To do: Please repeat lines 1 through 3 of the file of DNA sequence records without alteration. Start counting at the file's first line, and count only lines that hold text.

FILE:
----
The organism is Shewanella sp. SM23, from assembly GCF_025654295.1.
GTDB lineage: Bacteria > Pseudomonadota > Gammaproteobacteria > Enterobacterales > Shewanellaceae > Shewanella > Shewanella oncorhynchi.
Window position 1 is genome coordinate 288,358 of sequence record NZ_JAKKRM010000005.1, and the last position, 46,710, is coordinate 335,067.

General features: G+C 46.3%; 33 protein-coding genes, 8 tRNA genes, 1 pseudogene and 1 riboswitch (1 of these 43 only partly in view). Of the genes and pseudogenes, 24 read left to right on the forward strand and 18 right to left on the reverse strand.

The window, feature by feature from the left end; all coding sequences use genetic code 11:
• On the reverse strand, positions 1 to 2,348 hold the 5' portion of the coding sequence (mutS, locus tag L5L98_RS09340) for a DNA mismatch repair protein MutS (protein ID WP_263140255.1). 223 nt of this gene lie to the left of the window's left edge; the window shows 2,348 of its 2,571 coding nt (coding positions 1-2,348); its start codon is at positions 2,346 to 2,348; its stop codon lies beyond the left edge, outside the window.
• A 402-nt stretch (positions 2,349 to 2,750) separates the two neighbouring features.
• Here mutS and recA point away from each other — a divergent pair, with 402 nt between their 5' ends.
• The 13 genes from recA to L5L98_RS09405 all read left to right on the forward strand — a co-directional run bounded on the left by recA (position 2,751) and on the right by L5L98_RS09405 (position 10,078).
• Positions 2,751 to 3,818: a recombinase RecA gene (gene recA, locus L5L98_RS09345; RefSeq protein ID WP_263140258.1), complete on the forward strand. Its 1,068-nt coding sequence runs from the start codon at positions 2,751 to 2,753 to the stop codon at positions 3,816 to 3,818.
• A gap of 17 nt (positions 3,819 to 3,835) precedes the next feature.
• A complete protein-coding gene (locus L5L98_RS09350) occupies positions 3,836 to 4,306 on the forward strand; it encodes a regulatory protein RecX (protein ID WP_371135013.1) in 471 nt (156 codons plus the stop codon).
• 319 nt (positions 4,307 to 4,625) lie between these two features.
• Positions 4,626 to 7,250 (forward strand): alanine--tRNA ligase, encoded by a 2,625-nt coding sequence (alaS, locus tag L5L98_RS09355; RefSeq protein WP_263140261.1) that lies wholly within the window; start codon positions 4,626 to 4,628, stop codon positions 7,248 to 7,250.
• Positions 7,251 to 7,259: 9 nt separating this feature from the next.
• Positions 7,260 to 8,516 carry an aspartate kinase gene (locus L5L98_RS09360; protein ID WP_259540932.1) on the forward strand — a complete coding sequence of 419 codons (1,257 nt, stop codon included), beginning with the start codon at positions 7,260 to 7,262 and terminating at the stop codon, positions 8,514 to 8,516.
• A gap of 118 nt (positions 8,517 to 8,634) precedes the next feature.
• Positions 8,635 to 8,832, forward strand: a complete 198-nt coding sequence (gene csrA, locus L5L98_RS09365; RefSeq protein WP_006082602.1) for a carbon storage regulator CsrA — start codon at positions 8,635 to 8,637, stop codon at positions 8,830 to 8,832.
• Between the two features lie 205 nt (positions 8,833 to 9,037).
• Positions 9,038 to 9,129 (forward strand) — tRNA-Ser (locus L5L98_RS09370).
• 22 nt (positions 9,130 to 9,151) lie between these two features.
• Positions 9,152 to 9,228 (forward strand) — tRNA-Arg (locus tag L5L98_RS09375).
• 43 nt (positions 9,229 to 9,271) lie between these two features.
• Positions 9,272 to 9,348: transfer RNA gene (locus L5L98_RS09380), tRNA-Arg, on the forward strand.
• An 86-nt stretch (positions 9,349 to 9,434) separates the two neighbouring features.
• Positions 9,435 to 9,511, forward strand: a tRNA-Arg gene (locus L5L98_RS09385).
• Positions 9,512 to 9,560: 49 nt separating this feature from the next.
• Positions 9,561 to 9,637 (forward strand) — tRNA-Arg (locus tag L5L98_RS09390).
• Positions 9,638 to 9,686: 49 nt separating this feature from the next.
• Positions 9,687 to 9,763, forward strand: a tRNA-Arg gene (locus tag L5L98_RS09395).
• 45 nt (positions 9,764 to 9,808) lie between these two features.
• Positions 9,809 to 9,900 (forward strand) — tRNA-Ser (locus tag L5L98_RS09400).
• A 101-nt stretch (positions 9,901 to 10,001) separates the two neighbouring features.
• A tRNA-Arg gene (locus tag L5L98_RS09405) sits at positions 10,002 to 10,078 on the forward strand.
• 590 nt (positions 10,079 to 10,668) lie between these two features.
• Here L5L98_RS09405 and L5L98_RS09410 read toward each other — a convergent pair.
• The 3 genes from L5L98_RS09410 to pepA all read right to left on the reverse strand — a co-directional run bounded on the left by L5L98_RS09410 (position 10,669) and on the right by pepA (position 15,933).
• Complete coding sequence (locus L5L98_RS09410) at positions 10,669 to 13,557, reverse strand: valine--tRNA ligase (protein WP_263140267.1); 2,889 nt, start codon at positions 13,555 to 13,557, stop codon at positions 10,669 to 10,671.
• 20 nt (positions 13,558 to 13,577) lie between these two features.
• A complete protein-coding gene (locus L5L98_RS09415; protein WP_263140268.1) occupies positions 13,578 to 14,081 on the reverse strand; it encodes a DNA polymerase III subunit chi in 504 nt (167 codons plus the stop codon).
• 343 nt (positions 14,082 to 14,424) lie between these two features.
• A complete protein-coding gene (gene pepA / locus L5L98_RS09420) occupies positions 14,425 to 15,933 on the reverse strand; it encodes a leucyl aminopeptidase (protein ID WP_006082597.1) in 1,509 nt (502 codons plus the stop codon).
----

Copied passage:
The organism is Shewanella sp. SM23, from assembly GCF_025654295.1.
GTDB lineage: Bacteria > Pseudomonadota > Gammaproteobacteria > Enterobacterales > Shewanellaceae > Shewanella > Shewanella oncorhynchi.
Window position 1 is genome coordinate 288,358 of sequence record NZ_JAKKRM010000005.1, and the last position, 46,710, is coordinate 335,067.